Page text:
WavePlayer Plus lets you assign WAV files to MIDI notes so you can trigger them from the sequencer.

X machine

A version of the MusicStation is available bundled with the X-DMC digital audio card. It's a high quality 16-bit card with the Ensoniq chip set, and the GM sounds are among the best you'll find on a PC sound card, although they could be improved by a dash of reverb.

You can't create your own sounds, unlike some cards which use wavetable synthesis, but I suspect this won't bother the vast majority of users. The card is Sound Blaster compatible so you can use it with games, too. Nice.

Software bundled with the card includes Voyetra's AudioStation, which looks like a hi fi system and lets you play audio CDs (via a CD ROM drive), WAV files and MIDI files. There's a MIDI jukebox, a MIDI Orchestrator mixer, and a waveform editor.


The integrated approach to MIDI and digital audio offered by Cubase Audio, Logic Audio and the like is undoubtedly the most intuitive. In the absence of such a system, it's down to a system similar to that adopted by MusicStation. It may not be the ideal but the program implements quite well.

Any good sound card will handle the audio side, but the X-DMC has the advantage of Ensoniq's GM sounds, and it's fairly priced in the bundle.

For the newcomer to sequencing and someone wanting to include digital audio in their music, MusicStation may have its limitations but it's still a very good place to start.

The essentials...

Price inc VAT: MusicStation £199 MusicStation + X-DMC card £399

More from: Harman UK, (Contact Details)

What you need

The minimum system requirements printed on the box are a 386 DX running at 25 MHz or higher, 4Mb RAM, Windows 3.1 and a VGA display. The readme file, however, mentions a 33Mhz machine.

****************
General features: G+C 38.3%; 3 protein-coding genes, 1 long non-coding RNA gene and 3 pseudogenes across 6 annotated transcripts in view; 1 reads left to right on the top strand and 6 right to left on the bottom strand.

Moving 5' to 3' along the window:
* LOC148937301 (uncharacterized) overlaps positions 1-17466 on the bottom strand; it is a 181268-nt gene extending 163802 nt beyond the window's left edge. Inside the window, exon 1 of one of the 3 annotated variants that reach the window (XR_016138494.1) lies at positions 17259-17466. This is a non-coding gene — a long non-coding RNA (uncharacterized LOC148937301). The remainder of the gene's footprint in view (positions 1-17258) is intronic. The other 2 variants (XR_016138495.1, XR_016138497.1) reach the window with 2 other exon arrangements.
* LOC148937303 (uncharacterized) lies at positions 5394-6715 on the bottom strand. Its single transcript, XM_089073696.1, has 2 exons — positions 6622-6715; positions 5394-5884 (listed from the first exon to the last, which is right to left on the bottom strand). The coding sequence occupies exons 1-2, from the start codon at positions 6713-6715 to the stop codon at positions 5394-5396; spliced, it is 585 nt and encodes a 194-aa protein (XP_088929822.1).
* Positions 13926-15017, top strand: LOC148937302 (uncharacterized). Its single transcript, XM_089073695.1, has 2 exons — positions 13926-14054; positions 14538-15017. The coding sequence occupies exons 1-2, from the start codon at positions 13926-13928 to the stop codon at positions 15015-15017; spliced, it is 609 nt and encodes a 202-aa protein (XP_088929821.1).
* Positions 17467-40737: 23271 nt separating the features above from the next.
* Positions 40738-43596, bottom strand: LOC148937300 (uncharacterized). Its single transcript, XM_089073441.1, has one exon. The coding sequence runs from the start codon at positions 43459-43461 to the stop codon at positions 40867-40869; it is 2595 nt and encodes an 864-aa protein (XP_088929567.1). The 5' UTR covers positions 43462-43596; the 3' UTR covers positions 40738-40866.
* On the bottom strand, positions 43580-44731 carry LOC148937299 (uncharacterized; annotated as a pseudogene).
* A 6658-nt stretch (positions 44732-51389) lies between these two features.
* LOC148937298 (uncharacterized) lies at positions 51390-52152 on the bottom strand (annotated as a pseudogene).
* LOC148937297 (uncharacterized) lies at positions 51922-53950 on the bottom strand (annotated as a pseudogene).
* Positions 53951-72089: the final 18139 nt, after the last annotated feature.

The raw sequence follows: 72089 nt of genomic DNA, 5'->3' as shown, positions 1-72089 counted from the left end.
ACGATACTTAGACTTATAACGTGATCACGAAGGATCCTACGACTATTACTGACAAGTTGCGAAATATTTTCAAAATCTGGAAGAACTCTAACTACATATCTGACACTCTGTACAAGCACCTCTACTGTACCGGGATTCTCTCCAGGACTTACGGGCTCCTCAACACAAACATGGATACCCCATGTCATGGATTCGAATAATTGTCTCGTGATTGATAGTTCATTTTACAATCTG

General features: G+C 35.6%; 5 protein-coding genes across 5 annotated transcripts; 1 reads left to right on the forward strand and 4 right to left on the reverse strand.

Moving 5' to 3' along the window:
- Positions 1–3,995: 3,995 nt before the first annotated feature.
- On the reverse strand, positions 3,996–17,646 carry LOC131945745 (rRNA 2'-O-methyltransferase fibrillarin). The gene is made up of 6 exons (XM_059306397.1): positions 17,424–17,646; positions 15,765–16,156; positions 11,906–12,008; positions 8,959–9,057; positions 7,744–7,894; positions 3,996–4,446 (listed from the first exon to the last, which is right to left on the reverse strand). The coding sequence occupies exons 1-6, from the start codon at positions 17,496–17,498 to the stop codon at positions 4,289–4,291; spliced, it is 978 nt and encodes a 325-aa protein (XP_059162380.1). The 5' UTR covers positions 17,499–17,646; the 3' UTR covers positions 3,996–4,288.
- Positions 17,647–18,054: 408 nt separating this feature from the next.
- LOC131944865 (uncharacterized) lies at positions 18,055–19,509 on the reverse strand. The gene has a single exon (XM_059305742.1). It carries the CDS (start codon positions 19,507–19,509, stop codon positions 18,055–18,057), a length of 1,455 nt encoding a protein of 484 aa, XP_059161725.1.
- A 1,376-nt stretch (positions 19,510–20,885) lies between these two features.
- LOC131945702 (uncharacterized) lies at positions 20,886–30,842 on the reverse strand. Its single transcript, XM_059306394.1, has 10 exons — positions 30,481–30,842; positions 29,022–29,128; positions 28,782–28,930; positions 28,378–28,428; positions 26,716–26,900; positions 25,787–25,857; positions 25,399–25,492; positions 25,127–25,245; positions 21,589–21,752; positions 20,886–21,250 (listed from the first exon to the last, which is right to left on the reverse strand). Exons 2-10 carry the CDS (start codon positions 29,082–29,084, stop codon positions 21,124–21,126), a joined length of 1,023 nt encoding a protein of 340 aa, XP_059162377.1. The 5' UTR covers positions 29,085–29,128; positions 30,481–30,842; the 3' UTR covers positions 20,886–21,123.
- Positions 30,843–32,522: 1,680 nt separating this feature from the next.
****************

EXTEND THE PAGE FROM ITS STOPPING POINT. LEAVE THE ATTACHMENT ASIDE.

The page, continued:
If I might stick my oar in, I'd really rather not run a timing-critical MIDI sequencer on such as slow PC, especially when it's expected to chuck out digital audio, too. This is particularly important, as the MIDI and audio data are not synched, and you're relying on the power and timing integrity of the computer to keep the two in time.

If you don't already have a PC, forget 386s completely. It's a waste of time and money to look at anything less than a 486, and you really ought to be looking at a 50Mhz machine.

Also, check if it can be upgraded to a Pentium later on. You may not want to do it this year, but it's only two years ago that the 386 was considered a pretty decent machine, and 486s were the equivalent of today's Pentiums. As programmers are given more computing power you can bet your sweet RAM chips they'll use it, and shame 'though it might be, users with slow machines could find new applications too demanding.

Previous Article in this issue

Liquid engineering

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Bad mamma Jamma

The Mix - Copyright: Music Maker Publications (UK), Future Publishing.


The Mix - Dec 1994

Donated by: Colin Potter

Coverdisc: Mike Gorman

Control Room

Gear in this article:

Software: Sequencer/DAW > Steinberg > MusicStation

Gear Tags:

PC Platform

Review by Ian Waugh

Previous article in this issue:

> Liquid engineering

Next article in this issue:

> Bad mamma Jamma